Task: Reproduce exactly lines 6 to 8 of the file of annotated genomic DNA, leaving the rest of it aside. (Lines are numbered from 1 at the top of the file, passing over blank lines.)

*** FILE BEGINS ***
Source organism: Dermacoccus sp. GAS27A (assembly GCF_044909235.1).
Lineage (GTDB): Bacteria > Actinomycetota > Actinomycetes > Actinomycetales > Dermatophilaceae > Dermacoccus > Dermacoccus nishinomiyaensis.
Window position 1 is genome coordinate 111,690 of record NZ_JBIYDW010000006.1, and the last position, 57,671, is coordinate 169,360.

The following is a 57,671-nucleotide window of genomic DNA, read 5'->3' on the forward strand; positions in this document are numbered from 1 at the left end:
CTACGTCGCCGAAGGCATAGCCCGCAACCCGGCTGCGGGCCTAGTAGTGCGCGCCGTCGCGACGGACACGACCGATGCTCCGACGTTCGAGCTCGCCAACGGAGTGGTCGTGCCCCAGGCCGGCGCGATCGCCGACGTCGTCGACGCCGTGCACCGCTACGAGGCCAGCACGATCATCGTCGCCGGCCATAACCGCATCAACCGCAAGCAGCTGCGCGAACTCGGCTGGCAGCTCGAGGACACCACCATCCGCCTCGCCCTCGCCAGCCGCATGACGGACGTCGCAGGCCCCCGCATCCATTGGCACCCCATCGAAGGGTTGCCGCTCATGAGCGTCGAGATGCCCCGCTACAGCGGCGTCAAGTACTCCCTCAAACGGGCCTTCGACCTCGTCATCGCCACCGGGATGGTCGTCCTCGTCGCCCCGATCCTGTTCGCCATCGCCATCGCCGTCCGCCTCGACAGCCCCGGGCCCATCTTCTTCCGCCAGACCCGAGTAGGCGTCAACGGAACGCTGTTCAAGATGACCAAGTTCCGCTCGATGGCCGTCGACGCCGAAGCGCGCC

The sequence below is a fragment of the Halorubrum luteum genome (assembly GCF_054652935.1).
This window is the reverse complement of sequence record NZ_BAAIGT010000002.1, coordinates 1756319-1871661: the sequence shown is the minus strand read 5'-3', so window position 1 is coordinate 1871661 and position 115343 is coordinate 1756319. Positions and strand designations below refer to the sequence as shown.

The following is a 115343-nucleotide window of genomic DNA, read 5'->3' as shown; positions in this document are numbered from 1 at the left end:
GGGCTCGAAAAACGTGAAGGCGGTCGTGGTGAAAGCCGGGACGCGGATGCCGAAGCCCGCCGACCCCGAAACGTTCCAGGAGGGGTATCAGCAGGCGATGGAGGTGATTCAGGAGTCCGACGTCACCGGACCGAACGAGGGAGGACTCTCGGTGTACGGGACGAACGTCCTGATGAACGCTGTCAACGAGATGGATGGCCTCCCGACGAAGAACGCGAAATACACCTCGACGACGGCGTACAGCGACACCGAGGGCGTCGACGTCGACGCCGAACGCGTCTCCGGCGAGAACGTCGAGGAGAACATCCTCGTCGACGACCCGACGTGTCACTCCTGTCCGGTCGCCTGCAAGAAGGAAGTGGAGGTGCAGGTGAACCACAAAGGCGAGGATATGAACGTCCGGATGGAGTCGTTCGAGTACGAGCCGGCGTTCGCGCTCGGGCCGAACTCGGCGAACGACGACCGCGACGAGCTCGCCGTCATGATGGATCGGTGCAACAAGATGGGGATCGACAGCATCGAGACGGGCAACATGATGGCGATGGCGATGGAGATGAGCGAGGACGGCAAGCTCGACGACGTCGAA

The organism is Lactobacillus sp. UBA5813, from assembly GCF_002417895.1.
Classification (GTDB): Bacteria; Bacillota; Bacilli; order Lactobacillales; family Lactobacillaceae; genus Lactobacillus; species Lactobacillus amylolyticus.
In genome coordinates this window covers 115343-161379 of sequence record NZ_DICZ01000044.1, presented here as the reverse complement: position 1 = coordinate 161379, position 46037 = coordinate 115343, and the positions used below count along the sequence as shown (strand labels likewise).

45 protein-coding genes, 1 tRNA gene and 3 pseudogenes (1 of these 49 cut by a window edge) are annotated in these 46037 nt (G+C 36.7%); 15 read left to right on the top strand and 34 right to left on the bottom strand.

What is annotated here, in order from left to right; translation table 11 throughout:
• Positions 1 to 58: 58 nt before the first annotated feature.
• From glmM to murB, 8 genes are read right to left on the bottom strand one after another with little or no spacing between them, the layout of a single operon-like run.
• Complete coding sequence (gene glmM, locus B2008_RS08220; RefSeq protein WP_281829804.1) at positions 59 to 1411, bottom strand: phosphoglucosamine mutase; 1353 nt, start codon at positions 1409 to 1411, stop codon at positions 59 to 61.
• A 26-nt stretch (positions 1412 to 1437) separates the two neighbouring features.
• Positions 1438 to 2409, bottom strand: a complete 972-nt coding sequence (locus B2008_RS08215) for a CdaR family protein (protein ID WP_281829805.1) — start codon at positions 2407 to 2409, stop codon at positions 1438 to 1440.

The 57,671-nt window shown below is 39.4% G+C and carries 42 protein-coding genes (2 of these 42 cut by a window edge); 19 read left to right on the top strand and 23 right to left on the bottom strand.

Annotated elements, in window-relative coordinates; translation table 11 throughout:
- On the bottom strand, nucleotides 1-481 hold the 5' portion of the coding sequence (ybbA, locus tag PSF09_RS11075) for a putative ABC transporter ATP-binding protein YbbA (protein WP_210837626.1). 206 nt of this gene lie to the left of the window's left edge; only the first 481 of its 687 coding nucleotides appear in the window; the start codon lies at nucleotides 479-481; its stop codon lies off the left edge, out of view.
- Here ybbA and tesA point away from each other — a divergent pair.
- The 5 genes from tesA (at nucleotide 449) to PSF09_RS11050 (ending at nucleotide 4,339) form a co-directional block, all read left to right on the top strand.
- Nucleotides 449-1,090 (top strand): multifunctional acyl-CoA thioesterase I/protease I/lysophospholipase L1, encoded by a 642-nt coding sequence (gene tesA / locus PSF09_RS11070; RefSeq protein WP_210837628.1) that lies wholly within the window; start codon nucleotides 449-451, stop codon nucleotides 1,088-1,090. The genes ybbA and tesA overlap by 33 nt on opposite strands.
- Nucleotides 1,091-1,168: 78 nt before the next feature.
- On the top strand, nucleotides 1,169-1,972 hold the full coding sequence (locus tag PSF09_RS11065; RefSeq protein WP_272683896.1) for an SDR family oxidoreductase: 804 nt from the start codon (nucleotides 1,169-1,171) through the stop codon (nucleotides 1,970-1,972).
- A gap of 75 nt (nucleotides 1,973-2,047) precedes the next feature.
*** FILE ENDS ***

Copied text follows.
The sequence below is a fragment of the Halorubrum luteum genome (assembly GCF_054652935.1).
This window is the reverse complement of sequence record NZ_BAAIGT010000002.1, coordinates 1756319-1871661: the sequence shown is the minus strand read 5'-3', so window position 1 is coordinate 1871661 and position 115343 is coordinate 1756319. Positions and strand designations below refer to the sequence as shown.

The following is a 115343-nucleotide window of genomic DNA, read 5'->3' as shown; positions in this document are numbered from 1 at the left end: